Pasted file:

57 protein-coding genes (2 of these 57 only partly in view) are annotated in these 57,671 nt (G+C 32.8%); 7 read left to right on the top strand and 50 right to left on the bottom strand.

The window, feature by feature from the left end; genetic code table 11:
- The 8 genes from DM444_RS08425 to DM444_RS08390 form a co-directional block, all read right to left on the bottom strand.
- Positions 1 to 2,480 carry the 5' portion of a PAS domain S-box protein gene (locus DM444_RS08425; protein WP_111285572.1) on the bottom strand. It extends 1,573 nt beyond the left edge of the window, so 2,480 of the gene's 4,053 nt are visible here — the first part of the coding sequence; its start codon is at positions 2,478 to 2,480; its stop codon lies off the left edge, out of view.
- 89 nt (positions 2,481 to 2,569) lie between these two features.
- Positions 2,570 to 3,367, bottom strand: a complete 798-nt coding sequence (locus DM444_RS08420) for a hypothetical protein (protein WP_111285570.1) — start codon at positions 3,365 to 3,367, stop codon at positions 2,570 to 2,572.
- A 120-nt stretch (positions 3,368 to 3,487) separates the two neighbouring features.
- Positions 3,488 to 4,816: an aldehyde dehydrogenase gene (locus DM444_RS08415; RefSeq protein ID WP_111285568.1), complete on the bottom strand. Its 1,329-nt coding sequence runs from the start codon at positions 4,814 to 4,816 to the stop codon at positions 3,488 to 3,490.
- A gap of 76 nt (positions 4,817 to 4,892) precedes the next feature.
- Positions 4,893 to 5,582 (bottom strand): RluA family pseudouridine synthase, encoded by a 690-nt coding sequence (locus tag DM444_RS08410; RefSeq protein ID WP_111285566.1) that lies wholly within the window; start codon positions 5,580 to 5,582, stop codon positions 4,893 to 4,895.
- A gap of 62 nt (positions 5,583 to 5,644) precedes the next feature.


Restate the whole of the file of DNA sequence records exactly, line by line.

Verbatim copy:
57 protein-coding genes (2 of these 57 only partly in view) are annotated in these 57,671 nt (G+C 32.8%); 7 read left to right on the top strand and 50 right to left on the bottom strand.

The window, feature by feature from the left end; genetic code table 11:
- The 8 genes from DM444_RS08425 to DM444_RS08390 form a co-directional block, all read right to left on the bottom strand.
- Positions 1 to 2,480 carry the 5' portion of a PAS domain S-box protein gene (locus DM444_RS08425; protein WP_111285572.1) on the bottom strand. It extends 1,573 nt beyond the left edge of the window, so 2,480 of the gene's 4,053 nt are visible here — the first part of the coding sequence; its start codon is at positions 2,478 to 2,480; its stop codon lies off the left edge, out of view.
- 89 nt (positions 2,481 to 2,569) lie between these two features.
- Positions 2,570 to 3,367, bottom strand: a complete 798-nt coding sequence (locus DM444_RS08420) for a hypothetical protein (protein WP_111285570.1) — start codon at positions 3,365 to 3,367, stop codon at positions 2,570 to 2,572.
- A 120-nt stretch (positions 3,368 to 3,487) separates the two neighbouring features.
- Positions 3,488 to 4,816: an aldehyde dehydrogenase gene (locus DM444_RS08415; RefSeq protein ID WP_111285568.1), complete on the bottom strand. Its 1,329-nt coding sequence runs from the start codon at positions 4,814 to 4,816 to the stop codon at positions 3,488 to 3,490.
- A gap of 76 nt (positions 4,817 to 4,892) precedes the next feature.
- Positions 4,893 to 5,582 (bottom strand): RluA family pseudouridine synthase, encoded by a 690-nt coding sequence (locus tag DM444_RS08410; RefSeq protein ID WP_111285566.1) that lies wholly within the window; start codon positions 5,580 to 5,582, stop codon positions 4,893 to 4,895.
- A gap of 62 nt (positions 5,583 to 5,644) precedes the next feature.